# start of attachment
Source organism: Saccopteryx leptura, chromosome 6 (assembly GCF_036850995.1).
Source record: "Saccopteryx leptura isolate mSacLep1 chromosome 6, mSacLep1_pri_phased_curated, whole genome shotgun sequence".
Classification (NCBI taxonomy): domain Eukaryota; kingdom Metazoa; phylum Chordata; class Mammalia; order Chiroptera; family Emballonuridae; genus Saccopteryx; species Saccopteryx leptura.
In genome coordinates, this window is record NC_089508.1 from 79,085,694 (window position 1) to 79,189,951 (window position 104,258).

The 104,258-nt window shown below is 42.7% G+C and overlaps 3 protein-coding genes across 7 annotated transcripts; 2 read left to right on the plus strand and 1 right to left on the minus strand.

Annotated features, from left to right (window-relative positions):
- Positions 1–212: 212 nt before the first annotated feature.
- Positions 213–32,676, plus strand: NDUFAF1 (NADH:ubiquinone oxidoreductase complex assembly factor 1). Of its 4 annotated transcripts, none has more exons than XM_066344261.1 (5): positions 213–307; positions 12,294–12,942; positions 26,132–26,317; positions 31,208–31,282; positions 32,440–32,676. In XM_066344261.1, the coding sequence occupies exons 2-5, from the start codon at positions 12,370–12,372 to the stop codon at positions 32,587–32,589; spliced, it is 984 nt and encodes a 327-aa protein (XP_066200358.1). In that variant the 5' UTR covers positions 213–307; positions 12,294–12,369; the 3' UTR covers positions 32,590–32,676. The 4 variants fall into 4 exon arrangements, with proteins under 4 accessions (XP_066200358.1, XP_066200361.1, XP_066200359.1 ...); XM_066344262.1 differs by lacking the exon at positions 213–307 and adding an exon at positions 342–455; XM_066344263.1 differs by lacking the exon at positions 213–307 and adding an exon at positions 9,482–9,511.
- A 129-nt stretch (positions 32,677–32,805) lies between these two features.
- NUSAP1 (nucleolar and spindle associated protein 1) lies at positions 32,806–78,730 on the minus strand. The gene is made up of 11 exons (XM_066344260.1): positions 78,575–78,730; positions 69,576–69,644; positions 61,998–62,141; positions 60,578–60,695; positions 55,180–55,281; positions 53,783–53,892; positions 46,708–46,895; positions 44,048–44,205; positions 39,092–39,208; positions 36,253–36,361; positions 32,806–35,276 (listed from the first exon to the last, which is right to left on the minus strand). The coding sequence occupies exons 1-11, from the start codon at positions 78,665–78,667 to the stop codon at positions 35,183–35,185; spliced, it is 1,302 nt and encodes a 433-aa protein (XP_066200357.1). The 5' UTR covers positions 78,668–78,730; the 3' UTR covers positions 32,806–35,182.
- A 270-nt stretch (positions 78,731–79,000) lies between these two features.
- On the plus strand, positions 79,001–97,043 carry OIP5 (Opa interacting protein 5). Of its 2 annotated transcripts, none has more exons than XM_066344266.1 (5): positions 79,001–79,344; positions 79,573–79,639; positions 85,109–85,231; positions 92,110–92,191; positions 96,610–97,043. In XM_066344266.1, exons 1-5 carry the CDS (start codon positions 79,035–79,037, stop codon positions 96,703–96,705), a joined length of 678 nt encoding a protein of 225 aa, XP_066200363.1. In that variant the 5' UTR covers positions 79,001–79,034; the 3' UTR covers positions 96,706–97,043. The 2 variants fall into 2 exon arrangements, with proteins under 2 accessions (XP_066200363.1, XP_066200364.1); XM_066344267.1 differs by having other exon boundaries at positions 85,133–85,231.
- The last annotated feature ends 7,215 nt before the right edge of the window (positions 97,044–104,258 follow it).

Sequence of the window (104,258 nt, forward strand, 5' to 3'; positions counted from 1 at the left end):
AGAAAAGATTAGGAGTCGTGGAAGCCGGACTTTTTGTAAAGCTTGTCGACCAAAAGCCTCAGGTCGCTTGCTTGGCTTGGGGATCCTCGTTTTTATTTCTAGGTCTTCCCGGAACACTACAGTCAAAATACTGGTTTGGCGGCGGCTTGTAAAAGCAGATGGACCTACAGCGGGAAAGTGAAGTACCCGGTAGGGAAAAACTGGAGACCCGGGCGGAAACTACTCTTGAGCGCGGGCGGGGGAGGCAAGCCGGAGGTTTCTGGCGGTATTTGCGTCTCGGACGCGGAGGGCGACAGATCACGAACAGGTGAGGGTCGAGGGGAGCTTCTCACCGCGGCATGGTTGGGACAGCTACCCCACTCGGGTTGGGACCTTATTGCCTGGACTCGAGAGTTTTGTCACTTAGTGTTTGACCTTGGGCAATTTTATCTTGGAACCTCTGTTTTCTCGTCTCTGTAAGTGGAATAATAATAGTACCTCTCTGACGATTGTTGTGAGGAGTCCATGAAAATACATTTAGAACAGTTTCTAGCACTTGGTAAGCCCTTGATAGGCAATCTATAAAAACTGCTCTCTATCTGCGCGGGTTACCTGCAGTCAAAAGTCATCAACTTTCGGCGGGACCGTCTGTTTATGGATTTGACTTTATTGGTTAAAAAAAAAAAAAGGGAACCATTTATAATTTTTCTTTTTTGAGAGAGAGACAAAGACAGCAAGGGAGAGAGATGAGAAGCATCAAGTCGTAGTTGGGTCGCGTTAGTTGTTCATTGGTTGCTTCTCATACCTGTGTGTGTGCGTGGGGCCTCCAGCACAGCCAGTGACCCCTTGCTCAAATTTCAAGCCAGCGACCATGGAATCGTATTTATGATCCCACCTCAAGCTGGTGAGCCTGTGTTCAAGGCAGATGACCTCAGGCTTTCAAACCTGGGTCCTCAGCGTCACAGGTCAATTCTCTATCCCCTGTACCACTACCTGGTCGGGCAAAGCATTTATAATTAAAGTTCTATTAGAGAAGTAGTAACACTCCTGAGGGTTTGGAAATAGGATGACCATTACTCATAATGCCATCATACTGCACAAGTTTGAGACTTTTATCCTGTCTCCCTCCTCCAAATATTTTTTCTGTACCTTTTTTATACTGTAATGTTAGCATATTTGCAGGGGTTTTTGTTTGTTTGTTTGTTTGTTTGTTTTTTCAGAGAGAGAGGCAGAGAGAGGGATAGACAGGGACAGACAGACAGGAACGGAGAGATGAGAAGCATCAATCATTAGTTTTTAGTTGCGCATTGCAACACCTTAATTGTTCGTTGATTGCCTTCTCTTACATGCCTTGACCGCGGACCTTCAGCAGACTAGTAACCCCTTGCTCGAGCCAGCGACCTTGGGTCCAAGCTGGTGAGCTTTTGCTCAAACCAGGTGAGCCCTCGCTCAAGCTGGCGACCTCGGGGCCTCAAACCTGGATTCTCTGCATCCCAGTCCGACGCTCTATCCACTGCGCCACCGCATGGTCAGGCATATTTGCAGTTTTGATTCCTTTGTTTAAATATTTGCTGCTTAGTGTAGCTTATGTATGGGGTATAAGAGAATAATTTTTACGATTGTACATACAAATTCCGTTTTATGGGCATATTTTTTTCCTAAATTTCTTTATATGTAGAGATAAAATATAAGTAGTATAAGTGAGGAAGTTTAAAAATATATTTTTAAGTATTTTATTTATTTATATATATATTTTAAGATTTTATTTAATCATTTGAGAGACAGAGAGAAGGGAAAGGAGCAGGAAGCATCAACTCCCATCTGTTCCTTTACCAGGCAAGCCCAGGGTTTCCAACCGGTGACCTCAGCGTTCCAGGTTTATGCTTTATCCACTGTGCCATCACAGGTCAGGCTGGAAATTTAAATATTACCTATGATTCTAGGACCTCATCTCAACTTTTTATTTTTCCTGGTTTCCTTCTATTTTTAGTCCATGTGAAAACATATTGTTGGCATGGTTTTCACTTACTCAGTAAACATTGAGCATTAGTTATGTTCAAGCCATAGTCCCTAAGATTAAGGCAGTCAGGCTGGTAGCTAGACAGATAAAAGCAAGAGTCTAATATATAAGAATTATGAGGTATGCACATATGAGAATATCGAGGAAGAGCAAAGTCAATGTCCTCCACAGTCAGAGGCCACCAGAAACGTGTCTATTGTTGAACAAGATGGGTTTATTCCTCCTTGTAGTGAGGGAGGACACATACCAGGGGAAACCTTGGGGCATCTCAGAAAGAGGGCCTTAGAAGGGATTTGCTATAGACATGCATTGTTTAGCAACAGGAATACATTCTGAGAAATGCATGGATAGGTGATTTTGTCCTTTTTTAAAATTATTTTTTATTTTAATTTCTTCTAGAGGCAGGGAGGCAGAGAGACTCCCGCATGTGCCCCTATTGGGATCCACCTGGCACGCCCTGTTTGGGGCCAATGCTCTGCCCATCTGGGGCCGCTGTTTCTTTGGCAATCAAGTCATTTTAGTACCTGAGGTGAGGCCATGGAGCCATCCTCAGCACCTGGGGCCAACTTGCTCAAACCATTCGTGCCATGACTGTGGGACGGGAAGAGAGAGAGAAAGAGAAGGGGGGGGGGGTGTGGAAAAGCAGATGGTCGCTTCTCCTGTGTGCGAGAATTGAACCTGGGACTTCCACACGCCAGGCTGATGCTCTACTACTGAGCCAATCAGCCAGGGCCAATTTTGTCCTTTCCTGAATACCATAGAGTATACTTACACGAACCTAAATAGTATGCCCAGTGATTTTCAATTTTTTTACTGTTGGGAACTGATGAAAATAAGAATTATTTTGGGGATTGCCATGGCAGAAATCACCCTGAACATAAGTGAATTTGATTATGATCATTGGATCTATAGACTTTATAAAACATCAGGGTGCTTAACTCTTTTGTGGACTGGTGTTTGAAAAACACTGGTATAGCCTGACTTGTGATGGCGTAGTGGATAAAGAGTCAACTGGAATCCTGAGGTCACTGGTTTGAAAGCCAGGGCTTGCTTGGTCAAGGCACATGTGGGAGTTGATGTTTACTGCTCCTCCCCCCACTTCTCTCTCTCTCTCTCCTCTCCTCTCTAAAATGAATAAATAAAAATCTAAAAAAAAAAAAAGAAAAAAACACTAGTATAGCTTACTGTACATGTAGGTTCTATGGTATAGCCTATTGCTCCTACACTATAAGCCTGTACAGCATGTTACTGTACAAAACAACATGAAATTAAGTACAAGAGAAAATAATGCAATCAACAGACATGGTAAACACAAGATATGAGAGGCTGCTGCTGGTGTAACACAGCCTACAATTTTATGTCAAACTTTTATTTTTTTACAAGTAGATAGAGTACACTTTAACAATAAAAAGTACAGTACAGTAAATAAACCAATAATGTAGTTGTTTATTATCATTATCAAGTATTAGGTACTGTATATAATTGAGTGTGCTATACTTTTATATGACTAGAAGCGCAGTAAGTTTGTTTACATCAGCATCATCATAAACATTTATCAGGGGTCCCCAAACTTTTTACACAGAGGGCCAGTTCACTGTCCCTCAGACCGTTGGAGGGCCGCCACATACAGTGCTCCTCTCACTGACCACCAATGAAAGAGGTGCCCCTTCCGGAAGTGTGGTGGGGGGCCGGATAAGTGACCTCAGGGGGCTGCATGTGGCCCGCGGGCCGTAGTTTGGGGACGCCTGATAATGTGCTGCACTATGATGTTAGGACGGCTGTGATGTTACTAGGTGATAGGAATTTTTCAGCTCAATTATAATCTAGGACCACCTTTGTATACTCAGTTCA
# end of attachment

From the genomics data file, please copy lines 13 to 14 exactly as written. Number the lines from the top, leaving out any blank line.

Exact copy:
- The last annotated feature ends 7,215 nt before the right edge of the window (positions 97,044–104,258 follow it).

Sequence of the window (104,258 nt, forward strand, 5' to 3'; positions counted from 1 at the left end):